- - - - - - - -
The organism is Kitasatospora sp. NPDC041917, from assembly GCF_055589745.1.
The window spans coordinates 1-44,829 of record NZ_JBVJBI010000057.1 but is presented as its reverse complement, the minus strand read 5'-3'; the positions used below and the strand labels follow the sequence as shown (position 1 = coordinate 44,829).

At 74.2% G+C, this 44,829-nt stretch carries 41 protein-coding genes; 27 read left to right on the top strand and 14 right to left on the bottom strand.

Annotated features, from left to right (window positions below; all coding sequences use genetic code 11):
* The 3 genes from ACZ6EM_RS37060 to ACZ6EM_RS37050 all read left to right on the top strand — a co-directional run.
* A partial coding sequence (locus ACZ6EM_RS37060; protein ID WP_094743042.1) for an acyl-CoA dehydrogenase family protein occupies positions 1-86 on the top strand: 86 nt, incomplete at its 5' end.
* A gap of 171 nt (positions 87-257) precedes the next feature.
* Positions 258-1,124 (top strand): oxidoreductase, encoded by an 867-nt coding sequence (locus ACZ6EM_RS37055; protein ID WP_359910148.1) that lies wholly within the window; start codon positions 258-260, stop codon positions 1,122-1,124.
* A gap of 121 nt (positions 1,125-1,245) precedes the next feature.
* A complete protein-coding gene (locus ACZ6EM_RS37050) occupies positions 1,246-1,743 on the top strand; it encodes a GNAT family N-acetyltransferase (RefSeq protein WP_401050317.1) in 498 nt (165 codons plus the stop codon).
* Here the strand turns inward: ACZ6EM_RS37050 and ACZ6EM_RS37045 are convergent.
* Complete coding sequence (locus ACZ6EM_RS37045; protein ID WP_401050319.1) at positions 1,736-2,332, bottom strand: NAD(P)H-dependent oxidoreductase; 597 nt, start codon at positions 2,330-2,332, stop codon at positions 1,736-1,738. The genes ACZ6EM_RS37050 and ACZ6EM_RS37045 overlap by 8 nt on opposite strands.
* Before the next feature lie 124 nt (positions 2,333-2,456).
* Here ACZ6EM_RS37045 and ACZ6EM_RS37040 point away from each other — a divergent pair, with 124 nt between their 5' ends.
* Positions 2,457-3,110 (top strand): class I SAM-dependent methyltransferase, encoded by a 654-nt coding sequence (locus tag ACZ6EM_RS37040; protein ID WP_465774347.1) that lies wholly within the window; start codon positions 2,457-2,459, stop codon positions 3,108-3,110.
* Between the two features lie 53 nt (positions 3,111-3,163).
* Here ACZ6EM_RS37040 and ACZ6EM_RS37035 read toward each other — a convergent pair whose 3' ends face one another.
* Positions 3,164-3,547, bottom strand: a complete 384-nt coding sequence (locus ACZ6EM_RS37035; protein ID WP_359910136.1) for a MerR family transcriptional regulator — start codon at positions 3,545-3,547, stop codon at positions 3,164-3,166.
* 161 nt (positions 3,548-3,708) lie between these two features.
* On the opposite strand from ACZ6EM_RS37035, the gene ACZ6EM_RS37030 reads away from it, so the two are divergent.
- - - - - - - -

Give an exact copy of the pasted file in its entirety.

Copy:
The organism is Kitasatospora sp. NPDC041917, from assembly GCF_055589745.1.
The window spans coordinates 1-44,829 of record NZ_JBVJBI010000057.1 but is presented as its reverse complement, the minus strand read 5'-3'; the positions used below and the strand labels follow the sequence as shown (position 1 = coordinate 44,829).

At 74.2% G+C, this 44,829-nt stretch carries 41 protein-coding genes; 27 read left to right on the top strand and 14 right to left on the bottom strand.

Annotated features, from left to right (window positions below; all coding sequences use genetic code 11):
* The 3 genes from ACZ6EM_RS37060 to ACZ6EM_RS37050 all read left to right on the top strand — a co-directional run.
* A partial coding sequence (locus ACZ6EM_RS37060; protein ID WP_094743042.1) for an acyl-CoA dehydrogenase family protein occupies positions 1-86 on the top strand: 86 nt, incomplete at its 5' end.
* A gap of 171 nt (positions 87-257) precedes the next feature.
* Positions 258-1,124 (top strand): oxidoreductase, encoded by an 867-nt coding sequence (locus ACZ6EM_RS37055; protein ID WP_359910148.1) that lies wholly within the window; start codon positions 258-260, stop codon positions 1,122-1,124.
* A gap of 121 nt (positions 1,125-1,245) precedes the next feature.
* A complete protein-coding gene (locus ACZ6EM_RS37050) occupies positions 1,246-1,743 on the top strand; it encodes a GNAT family N-acetyltransferase (RefSeq protein WP_401050317.1) in 498 nt (165 codons plus the stop codon).
* Here the strand turns inward: ACZ6EM_RS37050 and ACZ6EM_RS37045 are convergent.
* Complete coding sequence (locus ACZ6EM_RS37045; protein ID WP_401050319.1) at positions 1,736-2,332, bottom strand: NAD(P)H-dependent oxidoreductase; 597 nt, start codon at positions 2,330-2,332, stop codon at positions 1,736-1,738. The genes ACZ6EM_RS37050 and ACZ6EM_RS37045 overlap by 8 nt on opposite strands.
* Before the next feature lie 124 nt (positions 2,333-2,456).
* Here ACZ6EM_RS37045 and ACZ6EM_RS37040 point away from each other — a divergent pair, with 124 nt between their 5' ends.
* Positions 2,457-3,110 (top strand): class I SAM-dependent methyltransferase, encoded by a 654-nt coding sequence (locus tag ACZ6EM_RS37040; protein ID WP_465774347.1) that lies wholly within the window; start codon positions 2,457-2,459, stop codon positions 3,108-3,110.
* Between the two features lie 53 nt (positions 3,111-3,163).
* Here ACZ6EM_RS37040 and ACZ6EM_RS37035 read toward each other — a convergent pair whose 3' ends face one another.
* Positions 3,164-3,547, bottom strand: a complete 384-nt coding sequence (locus ACZ6EM_RS37035; protein ID WP_359910136.1) for a MerR family transcriptional regulator — start codon at positions 3,545-3,547, stop codon at positions 3,164-3,166.
* 161 nt (positions 3,548-3,708) lie between these two features.
* On the opposite strand from ACZ6EM_RS37035, the gene ACZ6EM_RS37030 reads away from it, so the two are divergent.